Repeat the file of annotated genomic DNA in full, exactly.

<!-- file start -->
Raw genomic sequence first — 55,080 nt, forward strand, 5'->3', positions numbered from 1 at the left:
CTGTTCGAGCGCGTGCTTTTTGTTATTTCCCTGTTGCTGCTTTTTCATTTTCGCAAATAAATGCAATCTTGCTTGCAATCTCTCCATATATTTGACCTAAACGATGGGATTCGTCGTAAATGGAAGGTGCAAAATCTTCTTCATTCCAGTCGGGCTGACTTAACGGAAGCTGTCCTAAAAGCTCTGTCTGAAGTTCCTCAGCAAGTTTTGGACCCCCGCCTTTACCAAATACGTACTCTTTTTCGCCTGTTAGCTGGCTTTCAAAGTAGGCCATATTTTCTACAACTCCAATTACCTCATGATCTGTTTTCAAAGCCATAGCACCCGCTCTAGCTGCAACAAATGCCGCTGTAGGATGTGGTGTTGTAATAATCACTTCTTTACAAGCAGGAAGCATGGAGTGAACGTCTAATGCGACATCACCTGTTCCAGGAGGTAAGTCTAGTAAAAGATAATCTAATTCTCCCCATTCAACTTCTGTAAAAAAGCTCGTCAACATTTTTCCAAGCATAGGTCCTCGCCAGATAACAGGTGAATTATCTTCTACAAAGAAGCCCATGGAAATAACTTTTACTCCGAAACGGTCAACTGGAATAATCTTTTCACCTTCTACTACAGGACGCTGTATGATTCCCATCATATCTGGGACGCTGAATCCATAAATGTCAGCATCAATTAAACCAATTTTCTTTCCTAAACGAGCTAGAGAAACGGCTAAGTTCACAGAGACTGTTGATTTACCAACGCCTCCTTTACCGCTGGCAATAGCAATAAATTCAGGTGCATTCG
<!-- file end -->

Raw genomic sequence first — 55,080 nt, forward strand, 5'->3', positions numbered from 1 at the left:
CTGTTCGAGCGCGTGCTTTTTGTTATTTCCCTGTTGCTGCTTTTTCATTTTCGCAAATAAATGCAATCTTGCTTGCAATCTCTCCATATATTTGACCTAAACGATGGGATTCGTCGTAAATGGAAGGTGCAAAATCTTCTTCATTCCAGTCGGGCTGACTTAACGGAAGCTGTCCTAAAAGCTCTGTCTGAAGTTCCTCAGCAAGTTTTGGACCCCCGCCTTTACCAAATACGTACTCTTTTTCGCCTGTTAGCTGGCTTTCAAAGTAGGCCATATTTTCTACAACTCCAATTACCTCATGATCTGTTTTCAAAGCCATAGCACCCGCTCTAGCTGCAACAAATGCCGCTGTAGGATGTGGTGTTGTAATAATCACTTCTTTACAAGCAGGAAGCATGGAGTGAACGTCTAATGCGACATCACCTGTTCCAGGAGGTAAGTCTAGTAAAAGATAATCTAATTCTCCCCATTCAACTTCTGTAAAAAAGCTCGTCAACATTTTTCCAAGCATAGGTCCTCGCCAGATAACAGGTGAATTATCTTCTACAAAGAAGCCCATGGAAATAACTTTTACTCCGAAACGGTCAACTGGAATAATCTTTTCACCTTCTACTACAGGACGCTGTATGATTCCCATCATATCTGGGACGCTGAATCCATAAATGTCAGCATCAATTAAACCAATTTTCTTTCCTAAACGAGCTAGAGAAACGGCTAAGTTCACAGAGACTGTTGATTTACCAACGCCTCCTTTACCGCTGGCAATAGCAATAAATTCAGGTGCATTCG